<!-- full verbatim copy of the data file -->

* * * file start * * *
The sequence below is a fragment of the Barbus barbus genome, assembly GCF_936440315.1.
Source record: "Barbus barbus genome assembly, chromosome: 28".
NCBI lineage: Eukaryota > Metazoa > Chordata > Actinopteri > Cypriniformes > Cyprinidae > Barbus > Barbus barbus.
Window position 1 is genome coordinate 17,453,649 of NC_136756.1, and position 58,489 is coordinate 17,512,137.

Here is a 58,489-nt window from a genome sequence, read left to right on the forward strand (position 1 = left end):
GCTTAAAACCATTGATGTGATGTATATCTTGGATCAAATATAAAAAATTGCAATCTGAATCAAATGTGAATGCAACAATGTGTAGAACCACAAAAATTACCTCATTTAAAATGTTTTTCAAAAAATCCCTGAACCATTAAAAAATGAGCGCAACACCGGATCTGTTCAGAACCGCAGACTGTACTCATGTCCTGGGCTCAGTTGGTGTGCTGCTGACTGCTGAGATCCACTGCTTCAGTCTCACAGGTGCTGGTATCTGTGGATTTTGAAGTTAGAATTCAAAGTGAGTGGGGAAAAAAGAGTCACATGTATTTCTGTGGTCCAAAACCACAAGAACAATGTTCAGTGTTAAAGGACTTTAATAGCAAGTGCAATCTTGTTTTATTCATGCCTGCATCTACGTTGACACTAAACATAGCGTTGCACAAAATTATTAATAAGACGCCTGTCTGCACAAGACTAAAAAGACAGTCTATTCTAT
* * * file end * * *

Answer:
The sequence below is a fragment of the Barbus barbus genome, assembly GCF_936440315.1.
Source record: "Barbus barbus genome assembly, chromosome: 28".
NCBI lineage: Eukaryota > Metazoa > Chordata > Actinopteri > Cypriniformes > Cyprinidae > Barbus > Barbus barbus.
Window position 1 is genome coordinate 17,453,649 of NC_136756.1, and position 58,489 is coordinate 17,512,137.

Here is a 58,489-nt window from a genome sequence, read left to right on the forward strand (position 1 = left end):
GCTTAAAACCATTGATGTGATGTATATCTTGGATCAAATATAAAAAATTGCAATCTGAATCAAATGTGAATGCAACAATGTGTAGAACCACAAAAATTACCTCATTTAAAATGTTTTTCAAAAAATCCCTGAACCATTAAAAAATGAGCGCAACACCGGATCTGTTCAGAACCGCAGACTGTACTCATGTCCTGGGCTCAGTTGGTGTGCTGCTGACTGCTGAGATCCACTGCTTCAGTCTCACAGGTGCTGGTATCTGTGGATTTTGAAGTTAGAATTCAAAGTGAGTGGGGAAAAAAGAGTCACATGTATTTCTGTGGTCCAAAACCACAAGAACAATGTTCAGTGTTAAAGGACTTTAATAGCAAGTGCAATCTTGTTTTATTCATGCCTGCATCTACGTTGACACTAAACATAGCGTTGCACAAAATTATTAATAAGACGCCTGTCTGCACAAGACTAAAAAGACAGTCTATTCTAT